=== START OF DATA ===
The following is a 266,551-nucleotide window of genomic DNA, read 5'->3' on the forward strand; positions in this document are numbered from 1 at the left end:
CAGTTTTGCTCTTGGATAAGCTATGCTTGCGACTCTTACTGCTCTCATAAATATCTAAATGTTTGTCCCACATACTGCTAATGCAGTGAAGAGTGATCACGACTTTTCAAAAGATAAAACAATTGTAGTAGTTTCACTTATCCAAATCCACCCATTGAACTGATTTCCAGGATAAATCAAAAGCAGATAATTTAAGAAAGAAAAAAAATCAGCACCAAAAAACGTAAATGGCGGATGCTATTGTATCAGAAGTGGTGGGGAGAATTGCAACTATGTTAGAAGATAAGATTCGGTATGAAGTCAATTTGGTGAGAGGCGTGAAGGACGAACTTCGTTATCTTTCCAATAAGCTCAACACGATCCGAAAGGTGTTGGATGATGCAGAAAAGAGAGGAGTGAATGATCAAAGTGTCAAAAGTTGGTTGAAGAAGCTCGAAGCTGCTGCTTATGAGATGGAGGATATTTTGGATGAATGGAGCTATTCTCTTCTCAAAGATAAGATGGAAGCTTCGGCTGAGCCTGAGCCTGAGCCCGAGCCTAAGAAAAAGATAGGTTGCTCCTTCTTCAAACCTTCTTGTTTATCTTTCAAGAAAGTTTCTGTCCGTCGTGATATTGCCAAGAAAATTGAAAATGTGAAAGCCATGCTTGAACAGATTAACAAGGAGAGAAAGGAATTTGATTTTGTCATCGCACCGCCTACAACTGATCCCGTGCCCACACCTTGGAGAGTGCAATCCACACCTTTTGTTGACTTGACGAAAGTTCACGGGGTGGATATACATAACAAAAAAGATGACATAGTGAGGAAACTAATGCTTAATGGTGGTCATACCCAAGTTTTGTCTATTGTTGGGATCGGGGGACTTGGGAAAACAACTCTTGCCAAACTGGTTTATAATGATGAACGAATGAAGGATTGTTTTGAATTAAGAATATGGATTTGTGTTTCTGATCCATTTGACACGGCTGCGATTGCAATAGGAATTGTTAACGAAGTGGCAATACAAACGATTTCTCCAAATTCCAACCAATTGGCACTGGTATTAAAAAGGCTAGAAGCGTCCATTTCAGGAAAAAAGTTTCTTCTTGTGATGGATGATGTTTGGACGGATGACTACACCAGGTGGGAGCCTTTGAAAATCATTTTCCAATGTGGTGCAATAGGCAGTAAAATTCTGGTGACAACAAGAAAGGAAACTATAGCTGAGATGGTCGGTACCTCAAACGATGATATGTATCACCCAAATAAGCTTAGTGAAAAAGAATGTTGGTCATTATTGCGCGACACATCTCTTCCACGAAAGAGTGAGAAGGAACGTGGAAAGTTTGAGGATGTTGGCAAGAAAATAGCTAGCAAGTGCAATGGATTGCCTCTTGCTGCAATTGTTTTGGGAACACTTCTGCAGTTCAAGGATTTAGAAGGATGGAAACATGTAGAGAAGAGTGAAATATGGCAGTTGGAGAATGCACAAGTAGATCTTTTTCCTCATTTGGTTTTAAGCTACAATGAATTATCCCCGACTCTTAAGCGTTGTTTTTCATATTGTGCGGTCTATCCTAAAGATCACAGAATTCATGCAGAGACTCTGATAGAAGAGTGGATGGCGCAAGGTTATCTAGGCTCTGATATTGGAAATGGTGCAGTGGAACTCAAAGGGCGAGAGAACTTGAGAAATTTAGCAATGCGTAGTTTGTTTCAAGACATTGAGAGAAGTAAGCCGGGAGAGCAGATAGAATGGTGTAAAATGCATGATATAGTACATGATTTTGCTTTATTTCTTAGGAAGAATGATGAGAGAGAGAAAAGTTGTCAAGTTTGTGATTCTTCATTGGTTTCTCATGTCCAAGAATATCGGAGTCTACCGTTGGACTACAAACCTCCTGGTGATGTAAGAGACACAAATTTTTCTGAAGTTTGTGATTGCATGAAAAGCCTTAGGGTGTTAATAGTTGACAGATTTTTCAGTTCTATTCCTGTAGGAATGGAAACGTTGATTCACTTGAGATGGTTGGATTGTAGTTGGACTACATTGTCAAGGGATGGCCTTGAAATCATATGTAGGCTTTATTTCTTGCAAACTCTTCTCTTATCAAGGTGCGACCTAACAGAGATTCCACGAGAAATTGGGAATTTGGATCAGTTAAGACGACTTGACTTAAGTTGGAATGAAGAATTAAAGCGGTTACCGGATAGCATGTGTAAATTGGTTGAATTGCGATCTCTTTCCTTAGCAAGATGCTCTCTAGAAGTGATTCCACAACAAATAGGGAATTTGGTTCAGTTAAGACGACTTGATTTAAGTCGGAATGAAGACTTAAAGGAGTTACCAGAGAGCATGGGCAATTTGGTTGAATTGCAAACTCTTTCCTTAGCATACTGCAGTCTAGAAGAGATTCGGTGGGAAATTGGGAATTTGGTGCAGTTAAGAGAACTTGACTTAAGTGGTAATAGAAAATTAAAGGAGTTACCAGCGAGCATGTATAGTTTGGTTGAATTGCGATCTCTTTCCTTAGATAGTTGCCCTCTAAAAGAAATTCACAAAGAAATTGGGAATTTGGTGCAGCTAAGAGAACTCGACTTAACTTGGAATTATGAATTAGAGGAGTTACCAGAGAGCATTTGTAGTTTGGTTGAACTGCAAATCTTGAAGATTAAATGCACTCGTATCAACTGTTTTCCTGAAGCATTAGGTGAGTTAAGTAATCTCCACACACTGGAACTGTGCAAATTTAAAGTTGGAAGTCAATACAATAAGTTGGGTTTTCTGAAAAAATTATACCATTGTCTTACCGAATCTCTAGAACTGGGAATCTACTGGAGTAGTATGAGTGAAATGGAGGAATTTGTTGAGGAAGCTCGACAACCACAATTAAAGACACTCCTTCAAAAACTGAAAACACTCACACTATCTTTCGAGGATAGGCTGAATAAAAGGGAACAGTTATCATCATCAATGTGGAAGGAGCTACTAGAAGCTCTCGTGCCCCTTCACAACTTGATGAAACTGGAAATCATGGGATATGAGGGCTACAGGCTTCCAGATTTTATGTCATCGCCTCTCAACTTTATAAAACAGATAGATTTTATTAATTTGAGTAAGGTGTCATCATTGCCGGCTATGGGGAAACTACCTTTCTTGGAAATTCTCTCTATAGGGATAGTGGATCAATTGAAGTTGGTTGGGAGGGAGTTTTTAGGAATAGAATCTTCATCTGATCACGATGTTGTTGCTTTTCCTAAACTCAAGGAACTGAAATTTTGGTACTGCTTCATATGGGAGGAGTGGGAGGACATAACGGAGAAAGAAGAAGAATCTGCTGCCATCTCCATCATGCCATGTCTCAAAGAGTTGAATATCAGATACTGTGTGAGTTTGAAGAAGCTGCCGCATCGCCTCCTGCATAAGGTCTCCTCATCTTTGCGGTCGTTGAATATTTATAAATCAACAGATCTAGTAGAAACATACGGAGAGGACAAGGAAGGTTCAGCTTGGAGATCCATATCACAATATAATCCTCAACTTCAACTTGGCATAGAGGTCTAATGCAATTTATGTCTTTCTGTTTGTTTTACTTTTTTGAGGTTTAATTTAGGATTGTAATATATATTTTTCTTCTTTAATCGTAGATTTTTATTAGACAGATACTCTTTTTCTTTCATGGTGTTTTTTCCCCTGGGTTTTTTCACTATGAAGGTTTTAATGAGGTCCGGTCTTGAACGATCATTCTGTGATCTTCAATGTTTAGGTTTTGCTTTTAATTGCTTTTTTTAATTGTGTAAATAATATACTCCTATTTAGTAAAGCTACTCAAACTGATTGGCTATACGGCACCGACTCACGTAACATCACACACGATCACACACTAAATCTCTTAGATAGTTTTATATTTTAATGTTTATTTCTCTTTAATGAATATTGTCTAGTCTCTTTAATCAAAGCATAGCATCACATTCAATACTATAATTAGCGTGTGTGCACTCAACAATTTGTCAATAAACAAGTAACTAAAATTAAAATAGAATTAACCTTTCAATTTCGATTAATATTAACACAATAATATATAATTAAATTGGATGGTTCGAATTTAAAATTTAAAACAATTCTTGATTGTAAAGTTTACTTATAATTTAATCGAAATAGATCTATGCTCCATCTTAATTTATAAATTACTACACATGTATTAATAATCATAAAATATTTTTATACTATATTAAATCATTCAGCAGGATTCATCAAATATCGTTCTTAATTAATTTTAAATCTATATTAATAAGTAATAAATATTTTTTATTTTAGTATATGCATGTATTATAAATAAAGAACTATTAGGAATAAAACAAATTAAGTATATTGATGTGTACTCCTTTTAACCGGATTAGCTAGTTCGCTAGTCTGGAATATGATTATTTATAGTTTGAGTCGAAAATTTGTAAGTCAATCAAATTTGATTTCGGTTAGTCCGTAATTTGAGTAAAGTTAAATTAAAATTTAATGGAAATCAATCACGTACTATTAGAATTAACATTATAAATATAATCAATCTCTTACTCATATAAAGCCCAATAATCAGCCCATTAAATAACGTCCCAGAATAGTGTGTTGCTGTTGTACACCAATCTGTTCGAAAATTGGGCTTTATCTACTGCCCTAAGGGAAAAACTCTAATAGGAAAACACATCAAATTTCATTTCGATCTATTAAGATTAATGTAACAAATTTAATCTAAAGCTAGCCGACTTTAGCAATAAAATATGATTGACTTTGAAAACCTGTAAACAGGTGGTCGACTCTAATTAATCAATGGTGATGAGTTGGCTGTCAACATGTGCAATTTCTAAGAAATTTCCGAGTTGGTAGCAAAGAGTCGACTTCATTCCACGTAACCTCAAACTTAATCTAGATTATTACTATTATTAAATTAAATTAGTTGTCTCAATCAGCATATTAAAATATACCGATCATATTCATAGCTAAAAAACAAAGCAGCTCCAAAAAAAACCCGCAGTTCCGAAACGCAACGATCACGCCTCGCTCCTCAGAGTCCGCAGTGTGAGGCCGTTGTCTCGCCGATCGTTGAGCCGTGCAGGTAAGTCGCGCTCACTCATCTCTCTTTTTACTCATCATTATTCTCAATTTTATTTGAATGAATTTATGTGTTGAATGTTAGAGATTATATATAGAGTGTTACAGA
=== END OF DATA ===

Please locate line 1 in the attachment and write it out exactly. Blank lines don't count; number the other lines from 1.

The following is a 266,551-nucleotide window of genomic DNA, read 5'->3' on the forward strand; positions in this document are numbered from 1 at the left end: